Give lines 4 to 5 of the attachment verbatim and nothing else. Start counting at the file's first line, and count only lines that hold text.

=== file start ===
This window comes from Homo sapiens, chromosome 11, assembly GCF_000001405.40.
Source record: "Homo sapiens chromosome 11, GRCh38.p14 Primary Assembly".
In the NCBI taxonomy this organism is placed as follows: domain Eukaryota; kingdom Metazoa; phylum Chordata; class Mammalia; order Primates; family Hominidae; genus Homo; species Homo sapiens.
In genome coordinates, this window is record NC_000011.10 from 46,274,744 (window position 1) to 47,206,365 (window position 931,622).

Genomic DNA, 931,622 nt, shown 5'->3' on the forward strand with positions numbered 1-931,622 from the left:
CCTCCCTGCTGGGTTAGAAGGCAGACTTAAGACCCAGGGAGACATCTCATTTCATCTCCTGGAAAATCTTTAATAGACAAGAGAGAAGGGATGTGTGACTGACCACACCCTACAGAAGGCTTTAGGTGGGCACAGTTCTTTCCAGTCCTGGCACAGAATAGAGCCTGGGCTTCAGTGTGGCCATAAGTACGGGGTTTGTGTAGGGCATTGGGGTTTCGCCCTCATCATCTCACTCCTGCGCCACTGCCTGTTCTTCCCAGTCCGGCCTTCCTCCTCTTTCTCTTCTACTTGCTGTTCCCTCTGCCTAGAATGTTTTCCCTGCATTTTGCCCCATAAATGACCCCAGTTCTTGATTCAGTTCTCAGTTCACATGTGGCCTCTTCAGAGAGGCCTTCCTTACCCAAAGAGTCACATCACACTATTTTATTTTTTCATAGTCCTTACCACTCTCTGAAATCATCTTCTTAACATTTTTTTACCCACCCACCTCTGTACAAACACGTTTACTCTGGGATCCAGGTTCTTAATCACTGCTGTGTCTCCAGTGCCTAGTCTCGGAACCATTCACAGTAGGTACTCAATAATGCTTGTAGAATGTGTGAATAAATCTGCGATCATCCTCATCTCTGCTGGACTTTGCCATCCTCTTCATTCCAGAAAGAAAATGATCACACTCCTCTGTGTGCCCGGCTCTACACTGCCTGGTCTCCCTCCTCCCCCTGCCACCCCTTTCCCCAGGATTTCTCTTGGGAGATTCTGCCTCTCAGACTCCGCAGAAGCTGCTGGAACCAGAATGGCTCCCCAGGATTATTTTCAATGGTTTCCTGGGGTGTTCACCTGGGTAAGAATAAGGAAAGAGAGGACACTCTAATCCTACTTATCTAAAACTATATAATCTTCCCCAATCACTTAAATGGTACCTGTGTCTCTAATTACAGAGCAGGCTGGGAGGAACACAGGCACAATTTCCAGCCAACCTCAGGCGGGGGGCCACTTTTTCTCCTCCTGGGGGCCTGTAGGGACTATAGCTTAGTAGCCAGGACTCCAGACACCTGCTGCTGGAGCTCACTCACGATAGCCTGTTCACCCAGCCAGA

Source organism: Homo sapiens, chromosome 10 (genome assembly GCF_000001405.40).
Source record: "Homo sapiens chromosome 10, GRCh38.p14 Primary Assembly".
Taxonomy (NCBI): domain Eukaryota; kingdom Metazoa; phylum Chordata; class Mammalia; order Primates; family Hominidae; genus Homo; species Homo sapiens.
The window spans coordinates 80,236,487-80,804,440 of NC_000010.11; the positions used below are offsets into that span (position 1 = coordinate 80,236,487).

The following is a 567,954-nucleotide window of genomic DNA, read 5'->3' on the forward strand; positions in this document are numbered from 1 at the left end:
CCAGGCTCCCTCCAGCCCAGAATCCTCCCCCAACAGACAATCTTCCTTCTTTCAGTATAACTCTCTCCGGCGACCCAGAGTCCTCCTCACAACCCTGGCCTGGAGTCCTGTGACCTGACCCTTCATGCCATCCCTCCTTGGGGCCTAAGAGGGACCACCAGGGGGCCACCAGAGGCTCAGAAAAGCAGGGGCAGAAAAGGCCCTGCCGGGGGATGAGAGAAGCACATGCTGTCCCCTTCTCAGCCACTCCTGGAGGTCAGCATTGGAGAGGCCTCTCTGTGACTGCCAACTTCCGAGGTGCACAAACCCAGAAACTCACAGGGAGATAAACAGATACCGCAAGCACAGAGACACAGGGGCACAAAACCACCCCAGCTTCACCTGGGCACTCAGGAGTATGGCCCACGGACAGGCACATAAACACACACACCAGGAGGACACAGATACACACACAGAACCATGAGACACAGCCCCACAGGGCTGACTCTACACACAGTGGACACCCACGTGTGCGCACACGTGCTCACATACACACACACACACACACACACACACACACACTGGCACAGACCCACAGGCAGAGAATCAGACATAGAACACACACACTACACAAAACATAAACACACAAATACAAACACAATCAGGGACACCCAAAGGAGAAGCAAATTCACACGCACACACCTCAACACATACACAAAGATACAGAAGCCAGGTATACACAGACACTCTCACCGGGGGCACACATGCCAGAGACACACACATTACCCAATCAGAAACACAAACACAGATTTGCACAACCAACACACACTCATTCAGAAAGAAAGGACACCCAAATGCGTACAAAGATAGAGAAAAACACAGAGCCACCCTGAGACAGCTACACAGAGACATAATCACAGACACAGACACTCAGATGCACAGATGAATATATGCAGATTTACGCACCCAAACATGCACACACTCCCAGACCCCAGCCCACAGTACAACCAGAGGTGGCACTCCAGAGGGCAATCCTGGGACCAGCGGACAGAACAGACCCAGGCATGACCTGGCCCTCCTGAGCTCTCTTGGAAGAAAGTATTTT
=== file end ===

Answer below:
In genome coordinates, this window is record NC_000011.10 from 46,274,744 (window position 1) to 47,206,365 (window position 931,622).

Genomic DNA, 931,622 nt, shown 5'->3' on the forward strand with positions numbered 1-931,622 from the left: